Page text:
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Countdown to college: Letters of recommendation can be the tipping factor

Lee Shulman Bierer, Tribune News Service on

Published in Education News

College applications don’t open until this summer or early fall, so why are we talking about letters of recommendation in May?

The reason is that now — yes, in May — is the time to begin asking teachers if they’ll be able to write your letter. I’ve heard too many stories of top-notch students who wait until the fall to ask their teachers for recommendations for their college applications, only to be surprised and embarrassed when they are told that their favorite teachers are already full since other students asked them last spring.

Letters of recommendation carry varying weight, depending on the perspective of the college or university and who writes them. The more selective colleges may ask for two or three recommendation letters. Questions abound: Which people should you ask? When should you ask them? What are they used for? Where do they go? Why are they important? And how do you prepare teachers to write the best letter possible?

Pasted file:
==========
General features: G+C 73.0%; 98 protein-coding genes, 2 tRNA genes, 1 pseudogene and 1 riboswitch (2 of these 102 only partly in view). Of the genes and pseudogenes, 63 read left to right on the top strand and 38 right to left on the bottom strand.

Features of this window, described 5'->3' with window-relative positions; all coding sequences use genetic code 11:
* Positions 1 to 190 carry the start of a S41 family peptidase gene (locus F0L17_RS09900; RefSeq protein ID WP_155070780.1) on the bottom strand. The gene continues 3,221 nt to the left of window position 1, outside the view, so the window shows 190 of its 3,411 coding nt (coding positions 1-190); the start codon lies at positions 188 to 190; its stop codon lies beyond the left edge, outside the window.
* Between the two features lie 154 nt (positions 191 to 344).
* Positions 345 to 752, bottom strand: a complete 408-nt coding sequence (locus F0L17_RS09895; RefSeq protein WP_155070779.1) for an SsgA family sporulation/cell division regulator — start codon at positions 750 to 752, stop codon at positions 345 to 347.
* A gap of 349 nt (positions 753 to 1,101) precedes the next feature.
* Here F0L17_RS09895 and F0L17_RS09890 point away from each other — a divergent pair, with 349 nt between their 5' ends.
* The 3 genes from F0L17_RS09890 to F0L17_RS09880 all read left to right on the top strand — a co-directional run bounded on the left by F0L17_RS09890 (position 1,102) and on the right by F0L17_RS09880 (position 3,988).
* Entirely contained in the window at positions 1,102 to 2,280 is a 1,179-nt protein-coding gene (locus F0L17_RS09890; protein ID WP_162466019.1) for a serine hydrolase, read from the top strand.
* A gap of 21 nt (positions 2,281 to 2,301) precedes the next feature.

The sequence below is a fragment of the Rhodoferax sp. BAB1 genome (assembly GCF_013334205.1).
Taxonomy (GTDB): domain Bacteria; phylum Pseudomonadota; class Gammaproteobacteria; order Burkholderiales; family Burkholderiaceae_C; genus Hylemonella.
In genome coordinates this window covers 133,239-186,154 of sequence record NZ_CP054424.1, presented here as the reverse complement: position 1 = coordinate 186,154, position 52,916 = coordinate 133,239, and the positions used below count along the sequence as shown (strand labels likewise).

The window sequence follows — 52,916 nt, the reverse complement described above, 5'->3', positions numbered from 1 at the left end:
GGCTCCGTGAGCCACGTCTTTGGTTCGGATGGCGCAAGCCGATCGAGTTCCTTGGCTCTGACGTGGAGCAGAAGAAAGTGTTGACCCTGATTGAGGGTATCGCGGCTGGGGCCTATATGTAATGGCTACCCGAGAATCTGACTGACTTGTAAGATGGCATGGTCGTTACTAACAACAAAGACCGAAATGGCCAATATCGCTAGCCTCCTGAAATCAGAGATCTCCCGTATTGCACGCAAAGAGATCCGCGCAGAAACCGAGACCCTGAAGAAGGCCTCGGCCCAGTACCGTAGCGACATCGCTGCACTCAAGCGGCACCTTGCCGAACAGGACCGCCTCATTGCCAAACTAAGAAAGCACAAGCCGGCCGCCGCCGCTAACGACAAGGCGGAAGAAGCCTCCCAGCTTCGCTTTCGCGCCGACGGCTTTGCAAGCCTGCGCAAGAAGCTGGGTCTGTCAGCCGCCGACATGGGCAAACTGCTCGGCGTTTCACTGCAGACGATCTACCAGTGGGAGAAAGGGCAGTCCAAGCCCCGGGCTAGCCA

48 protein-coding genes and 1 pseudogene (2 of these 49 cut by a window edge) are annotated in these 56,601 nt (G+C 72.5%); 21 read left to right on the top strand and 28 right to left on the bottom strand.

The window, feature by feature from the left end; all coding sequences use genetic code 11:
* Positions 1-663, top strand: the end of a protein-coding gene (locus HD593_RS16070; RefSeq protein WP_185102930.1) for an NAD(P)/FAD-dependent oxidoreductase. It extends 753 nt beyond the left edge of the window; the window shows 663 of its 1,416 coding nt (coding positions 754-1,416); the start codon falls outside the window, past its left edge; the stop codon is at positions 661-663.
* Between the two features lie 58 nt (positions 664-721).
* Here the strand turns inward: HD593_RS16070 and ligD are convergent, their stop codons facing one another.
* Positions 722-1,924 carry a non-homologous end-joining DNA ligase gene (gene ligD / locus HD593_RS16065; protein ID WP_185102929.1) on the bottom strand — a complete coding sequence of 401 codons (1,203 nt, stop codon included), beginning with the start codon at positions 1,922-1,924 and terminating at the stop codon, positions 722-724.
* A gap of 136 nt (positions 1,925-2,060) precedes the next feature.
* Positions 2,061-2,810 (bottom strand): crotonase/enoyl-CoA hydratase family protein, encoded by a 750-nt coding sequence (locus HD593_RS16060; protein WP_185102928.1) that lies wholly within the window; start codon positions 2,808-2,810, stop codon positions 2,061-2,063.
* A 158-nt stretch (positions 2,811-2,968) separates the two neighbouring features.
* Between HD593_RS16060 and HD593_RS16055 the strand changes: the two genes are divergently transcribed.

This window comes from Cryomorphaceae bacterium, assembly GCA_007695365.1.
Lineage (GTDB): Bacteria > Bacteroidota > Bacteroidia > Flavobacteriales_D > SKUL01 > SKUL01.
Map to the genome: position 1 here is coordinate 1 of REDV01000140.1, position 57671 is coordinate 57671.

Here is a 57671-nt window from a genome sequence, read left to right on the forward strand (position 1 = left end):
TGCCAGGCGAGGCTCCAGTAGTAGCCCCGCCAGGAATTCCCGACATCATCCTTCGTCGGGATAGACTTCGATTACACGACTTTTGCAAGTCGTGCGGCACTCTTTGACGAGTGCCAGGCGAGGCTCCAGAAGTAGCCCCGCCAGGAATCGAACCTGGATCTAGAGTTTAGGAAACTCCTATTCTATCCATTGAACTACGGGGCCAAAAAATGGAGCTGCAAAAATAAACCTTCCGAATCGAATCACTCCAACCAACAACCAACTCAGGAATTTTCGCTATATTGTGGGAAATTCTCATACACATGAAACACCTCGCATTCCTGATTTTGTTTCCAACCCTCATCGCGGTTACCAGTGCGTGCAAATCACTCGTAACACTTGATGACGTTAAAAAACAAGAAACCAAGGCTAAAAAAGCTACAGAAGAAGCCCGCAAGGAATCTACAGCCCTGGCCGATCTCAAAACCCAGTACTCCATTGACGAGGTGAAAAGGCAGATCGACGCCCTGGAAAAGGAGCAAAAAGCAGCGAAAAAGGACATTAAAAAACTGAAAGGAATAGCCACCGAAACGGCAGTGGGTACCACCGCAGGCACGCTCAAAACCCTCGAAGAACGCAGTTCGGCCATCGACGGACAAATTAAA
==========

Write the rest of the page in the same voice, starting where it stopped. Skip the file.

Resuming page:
Letters of recommendation are most powerful when they are written by teachers, coaches, club or internship advisers, youth group advisers or employers who know you well. The people you ask should be able to describe your skills and accomplishments as well as your personality. Colleges prefer letters from junior year teachers since they are familiar with your most recent work. Read instructions carefully since some colleges may specifically request a science or math teacher, especially if you’re applying to an engineering program.



Since most letters of recommendation are glowing and full of praise for the applicant, colleges that take them seriously are trying to get beneath the surface of who you are. The letters that share personal anecdotes about you reveal the less tangible qualities that a college can’t deduce from grades and test scores. A well-written letter of recommendation will showcase your abilities and make you a compelling candidate.


Colleges accept letters of recommendation electronically through the Common Application. Follow directions carefully and don’t send more than a college requests. Colleges that participate in the Common Application detail how many letters of recommendation they require and how many they allow.



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